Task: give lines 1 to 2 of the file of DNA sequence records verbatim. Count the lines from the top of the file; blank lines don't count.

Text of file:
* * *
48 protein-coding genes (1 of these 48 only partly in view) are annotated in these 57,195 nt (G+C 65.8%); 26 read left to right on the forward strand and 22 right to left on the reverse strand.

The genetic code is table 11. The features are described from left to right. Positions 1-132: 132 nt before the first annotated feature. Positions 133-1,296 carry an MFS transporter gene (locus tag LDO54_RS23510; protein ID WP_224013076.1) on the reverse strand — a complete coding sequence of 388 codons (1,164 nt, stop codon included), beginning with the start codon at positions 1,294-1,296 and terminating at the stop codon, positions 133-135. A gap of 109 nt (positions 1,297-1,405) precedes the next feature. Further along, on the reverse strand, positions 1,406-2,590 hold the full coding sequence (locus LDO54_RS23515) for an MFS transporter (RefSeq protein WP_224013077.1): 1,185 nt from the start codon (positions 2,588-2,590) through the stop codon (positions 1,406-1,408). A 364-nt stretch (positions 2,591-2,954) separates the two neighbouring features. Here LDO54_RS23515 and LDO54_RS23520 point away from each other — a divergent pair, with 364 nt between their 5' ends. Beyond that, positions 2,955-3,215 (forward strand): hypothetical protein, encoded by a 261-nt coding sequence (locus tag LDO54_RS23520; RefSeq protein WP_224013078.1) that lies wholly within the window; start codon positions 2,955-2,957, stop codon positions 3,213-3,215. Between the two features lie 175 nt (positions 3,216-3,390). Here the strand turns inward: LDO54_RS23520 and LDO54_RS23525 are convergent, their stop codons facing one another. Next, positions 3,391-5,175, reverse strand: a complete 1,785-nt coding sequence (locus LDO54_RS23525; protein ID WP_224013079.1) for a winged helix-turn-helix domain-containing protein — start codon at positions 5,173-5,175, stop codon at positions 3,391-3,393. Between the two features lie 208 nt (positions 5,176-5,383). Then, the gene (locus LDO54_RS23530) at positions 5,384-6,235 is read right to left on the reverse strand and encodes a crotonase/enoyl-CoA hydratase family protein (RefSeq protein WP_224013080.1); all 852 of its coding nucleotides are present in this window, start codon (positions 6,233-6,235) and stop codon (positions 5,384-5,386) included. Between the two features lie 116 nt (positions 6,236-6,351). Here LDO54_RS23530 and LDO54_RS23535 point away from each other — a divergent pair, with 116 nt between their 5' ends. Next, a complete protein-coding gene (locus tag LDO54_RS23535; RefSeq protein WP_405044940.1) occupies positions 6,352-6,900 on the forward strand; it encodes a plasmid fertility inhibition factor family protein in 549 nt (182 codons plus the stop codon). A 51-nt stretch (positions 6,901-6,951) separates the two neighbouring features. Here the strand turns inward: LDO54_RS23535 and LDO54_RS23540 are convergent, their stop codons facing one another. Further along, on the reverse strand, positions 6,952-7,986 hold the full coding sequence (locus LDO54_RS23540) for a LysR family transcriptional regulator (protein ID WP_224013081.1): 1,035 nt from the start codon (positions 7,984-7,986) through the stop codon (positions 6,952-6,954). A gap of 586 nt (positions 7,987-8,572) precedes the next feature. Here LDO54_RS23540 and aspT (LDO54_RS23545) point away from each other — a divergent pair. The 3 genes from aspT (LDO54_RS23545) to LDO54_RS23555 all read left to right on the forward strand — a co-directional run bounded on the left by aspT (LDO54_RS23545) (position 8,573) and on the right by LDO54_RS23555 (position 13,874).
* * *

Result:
48 protein-coding genes (1 of these 48 only partly in view) are annotated in these 57,195 nt (G+C 65.8%); 26 read left to right on the forward strand and 22 right to left on the reverse strand.

The genetic code is table 11. The features are described from left to right. Positions 1-132: 132 nt before the first annotated feature. Positions 133-1,296 carry an MFS transporter gene (locus tag LDO54_RS23510; protein ID WP_224013076.1) on the reverse strand — a complete coding sequence of 388 codons (1,164 nt, stop codon included), beginning with the start codon at positions 1,294-1,296 and terminating at the stop codon, positions 133-135. A gap of 109 nt (positions 1,297-1,405) precedes the next feature. Further along, on the reverse strand, positions 1,406-2,590 hold the full coding sequence (locus LDO54_RS23515) for an MFS transporter (RefSeq protein WP_224013077.1): 1,185 nt from the start codon (positions 2,588-2,590) through the stop codon (positions 1,406-1,408). A 364-nt stretch (positions 2,591-2,954) separates the two neighbouring features. Here LDO54_RS23515 and LDO54_RS23520 point away from each other — a divergent pair, with 364 nt between their 5' ends. Beyond that, positions 2,955-3,215 (forward strand): hypothetical protein, encoded by a 261-nt coding sequence (locus tag LDO54_RS23520; RefSeq protein WP_224013078.1) that lies wholly within the window; start codon positions 2,955-2,957, stop codon positions 3,213-3,215. Between the two features lie 175 nt (positions 3,216-3,390). Here the strand turns inward: LDO54_RS23520 and LDO54_RS23525 are convergent, their stop codons facing one another. Next, positions 3,391-5,175, reverse strand: a complete 1,785-nt coding sequence (locus LDO54_RS23525; protein ID WP_224013079.1) for a winged helix-turn-helix domain-containing protein — start codon at positions 5,173-5,175, stop codon at positions 3,391-3,393. Between the two features lie 208 nt (positions 5,176-5,383). Then, the gene (locus LDO54_RS23530) at positions 5,384-6,235 is read right to left on the reverse strand and encodes a crotonase/enoyl-CoA hydratase family protein (RefSeq protein WP_224013080.1); all 852 of its coding nucleotides are present in this window, start codon (positions 6,233-6,235) and stop codon (positions 5,384-5,386) included. Between the two features lie 116 nt (positions 6,236-6,351). Here LDO54_RS23530 and LDO54_RS23535 point away from each other — a divergent pair, with 116 nt between their 5' ends. Next, a complete protein-coding gene (locus tag LDO54_RS23535; RefSeq protein WP_405044940.1) occupies positions 6,352-6,900 on the forward strand; it encodes a plasmid fertility inhibition factor family protein in 549 nt (182 codons plus the stop codon). A 51-nt stretch (positions 6,901-6,951) separates the two neighbouring features. Here the strand turns inward: LDO54_RS23535 and LDO54_RS23540 are convergent, their stop codons facing one another. Further along, on the reverse strand, positions 6,952-7,986 hold the full coding sequence (locus LDO54_RS23540) for a LysR family transcriptional regulator (protein ID WP_224013081.1): 1,035 nt from the start codon (positions 7,984-7,986) through the stop codon (positions 6,952-6,954). A gap of 586 nt (positions 7,987-8,572) precedes the next feature. Here LDO54_RS23540 and aspT (LDO54_RS23545) point away from each other — a divergent pair. The 3 genes from aspT (LDO54_RS23545) to LDO54_RS23555 all read left to right on the forward strand — a co-directional run bounded on the left by aspT (LDO54_RS23545) (position 8,573) and on the right by LDO54_RS23555 (position 13,874).